The Conversational User Interface is a Minefield

Cross-Post from my article on Medium
The path to an acceptable Conversational User Interface is heavily mined and booby-trapped. Let’s not fall into the IVR trap, but create a humanized and personalized user experience. [IVR – Interactive voice response is a technology that allows a computer to interact with humans through the use of voice and DTMF tones input via keypad. – Think about calling your insurance company … ‘To file a claim, press 2’]

While they can benefit greatly from each other, there is no need to create a dependency between a Conversational User Interface (CUI) and Machine Learning (ML). It is not hard to imagine how a CUI can be put to good use with a currently existing service infrastructure. In fact, I think it is a good idea to apply the principal of “separation of concerns” and not merge the already difficult task of creating a CUI with new or untested ideas for services and solutions.

Accessing and interacting with a complicated system in a simple and imprecise way has the potential of creating an emotional connection. Even more so, if the conversational user interface responds empathetically, showing the ability to understand and share the feelings that a user might have, while interacting with such a system. However, a bunch of cruddy IVR bots is the shortest path to nuking this nascent opportunity. The community will have to rally to identify those use cases that provide customer benefit and delight, and truly work in a conversational UI. At the same time, we better show restraint, to not fall into the trap of re-creating the much hated IVR experience, for instance by reaching for the lowest hanging fruits, implementing solutions for use-cases that are unfavorable for CUIs.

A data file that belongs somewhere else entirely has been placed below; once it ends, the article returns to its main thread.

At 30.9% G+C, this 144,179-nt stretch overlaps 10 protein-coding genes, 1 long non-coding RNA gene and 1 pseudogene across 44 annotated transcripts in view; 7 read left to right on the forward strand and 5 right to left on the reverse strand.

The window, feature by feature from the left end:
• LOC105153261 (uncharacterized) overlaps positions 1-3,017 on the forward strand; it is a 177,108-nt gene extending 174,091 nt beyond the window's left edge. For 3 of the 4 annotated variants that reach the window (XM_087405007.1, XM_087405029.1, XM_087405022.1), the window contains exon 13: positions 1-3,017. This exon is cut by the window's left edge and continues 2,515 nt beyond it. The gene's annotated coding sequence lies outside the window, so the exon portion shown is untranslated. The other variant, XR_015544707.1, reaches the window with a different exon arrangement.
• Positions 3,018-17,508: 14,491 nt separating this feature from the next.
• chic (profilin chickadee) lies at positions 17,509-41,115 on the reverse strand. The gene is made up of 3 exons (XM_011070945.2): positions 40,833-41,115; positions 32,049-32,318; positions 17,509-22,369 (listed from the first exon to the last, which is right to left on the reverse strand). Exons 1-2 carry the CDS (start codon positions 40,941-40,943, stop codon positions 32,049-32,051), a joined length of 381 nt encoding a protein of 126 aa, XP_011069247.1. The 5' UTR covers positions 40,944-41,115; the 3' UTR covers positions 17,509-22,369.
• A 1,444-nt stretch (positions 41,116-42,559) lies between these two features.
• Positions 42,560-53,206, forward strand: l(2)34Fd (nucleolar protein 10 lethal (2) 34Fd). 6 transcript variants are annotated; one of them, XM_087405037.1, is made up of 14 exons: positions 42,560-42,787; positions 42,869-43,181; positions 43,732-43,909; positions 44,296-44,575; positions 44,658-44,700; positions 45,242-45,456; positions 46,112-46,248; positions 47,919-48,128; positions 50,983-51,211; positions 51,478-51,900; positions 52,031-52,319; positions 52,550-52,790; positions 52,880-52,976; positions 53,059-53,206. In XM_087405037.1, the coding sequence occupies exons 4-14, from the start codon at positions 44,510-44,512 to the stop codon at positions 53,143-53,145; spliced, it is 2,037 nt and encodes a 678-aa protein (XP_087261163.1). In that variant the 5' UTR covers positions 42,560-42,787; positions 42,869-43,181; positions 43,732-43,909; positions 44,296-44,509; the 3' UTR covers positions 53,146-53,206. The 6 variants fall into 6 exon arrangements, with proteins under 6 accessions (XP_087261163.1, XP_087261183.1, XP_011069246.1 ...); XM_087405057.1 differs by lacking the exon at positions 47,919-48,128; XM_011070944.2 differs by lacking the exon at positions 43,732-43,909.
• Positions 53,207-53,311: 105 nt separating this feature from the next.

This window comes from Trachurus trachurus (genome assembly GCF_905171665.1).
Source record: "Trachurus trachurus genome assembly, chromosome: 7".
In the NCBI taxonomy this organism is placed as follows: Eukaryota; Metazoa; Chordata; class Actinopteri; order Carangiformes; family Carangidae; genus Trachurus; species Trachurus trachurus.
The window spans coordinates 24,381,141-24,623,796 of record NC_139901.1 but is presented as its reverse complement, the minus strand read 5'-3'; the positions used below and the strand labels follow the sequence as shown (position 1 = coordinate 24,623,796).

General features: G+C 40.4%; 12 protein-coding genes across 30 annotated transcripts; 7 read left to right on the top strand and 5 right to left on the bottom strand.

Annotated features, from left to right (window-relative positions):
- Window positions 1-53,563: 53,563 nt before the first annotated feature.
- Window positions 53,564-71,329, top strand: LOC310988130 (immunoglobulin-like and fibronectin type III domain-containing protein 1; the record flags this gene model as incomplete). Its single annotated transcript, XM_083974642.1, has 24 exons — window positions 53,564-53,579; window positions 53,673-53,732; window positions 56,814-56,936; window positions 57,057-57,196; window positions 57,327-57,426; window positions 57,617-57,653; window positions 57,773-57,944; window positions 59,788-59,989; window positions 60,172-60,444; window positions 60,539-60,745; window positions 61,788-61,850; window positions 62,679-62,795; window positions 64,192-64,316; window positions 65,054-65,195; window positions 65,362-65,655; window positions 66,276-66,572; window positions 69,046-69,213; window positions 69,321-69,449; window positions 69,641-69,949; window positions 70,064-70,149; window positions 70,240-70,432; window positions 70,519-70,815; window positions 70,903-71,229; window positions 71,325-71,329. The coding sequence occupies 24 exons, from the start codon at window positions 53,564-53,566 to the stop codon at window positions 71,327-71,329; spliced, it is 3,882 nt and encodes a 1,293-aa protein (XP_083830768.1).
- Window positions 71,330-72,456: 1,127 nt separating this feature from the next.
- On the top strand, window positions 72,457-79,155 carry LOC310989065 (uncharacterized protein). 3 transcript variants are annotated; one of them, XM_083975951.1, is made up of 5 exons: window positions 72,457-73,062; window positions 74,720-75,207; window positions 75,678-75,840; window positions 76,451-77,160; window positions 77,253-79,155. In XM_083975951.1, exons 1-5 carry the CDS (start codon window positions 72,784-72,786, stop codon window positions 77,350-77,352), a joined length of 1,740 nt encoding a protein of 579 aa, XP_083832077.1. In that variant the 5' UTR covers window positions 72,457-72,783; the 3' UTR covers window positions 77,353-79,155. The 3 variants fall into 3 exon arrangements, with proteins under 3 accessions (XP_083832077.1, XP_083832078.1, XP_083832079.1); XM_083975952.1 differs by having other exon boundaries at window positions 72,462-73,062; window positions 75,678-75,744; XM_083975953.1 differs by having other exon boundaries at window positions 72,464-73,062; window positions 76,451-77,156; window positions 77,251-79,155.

We are strong
No one can tell us we’re wrong
Searching our hearts for so long
Both of us knowing
Love is a battlefield

Love is a battlefield, written by Neil Giraldo, Patricia Benatar • Copyright © Chrysalis Music Group Inc.

With Virtual Reality User Interfaces, we leave the two dimensional communication (mouse pad) behind. At the same time, traditional UI widgets, like checkboxes and radio-button-lists, find their way into ChatBot experiences, creating a simplified, one dimensional user experience that is more sequential and resistant to context switching.
The Voice User Interface on the other hand, doesn’t provide anything that would allow for the reuse of the old models and metaphors, no buttons, sliders, or switches to click or touch; here we very directly need to say what we mean or want.

From Text to Graphical to Conversational and Voice User Interfaces

The last user interface revolution led us from the text to the graphical user interface and was enabled by new hardware (high-resolution graphic displays, computer mice) and a new software paradigm (object oriented programming). This time, the breakthroughs are noise cancelling array microphones, the streaming of voice sound into the recognizer, while the user is still speaking, and a declarative approach to natural language understanding (NLU). Natural language understanding has recently been solved nicely by several companies (incl. Facebook, Amazon, Microsoft) interestingly in the very same declarative way (and here it is again, using the separation of concerns), but only for the very narrow task of identifying user intent, which seems to work well, when dealing with structured data inside of small domains.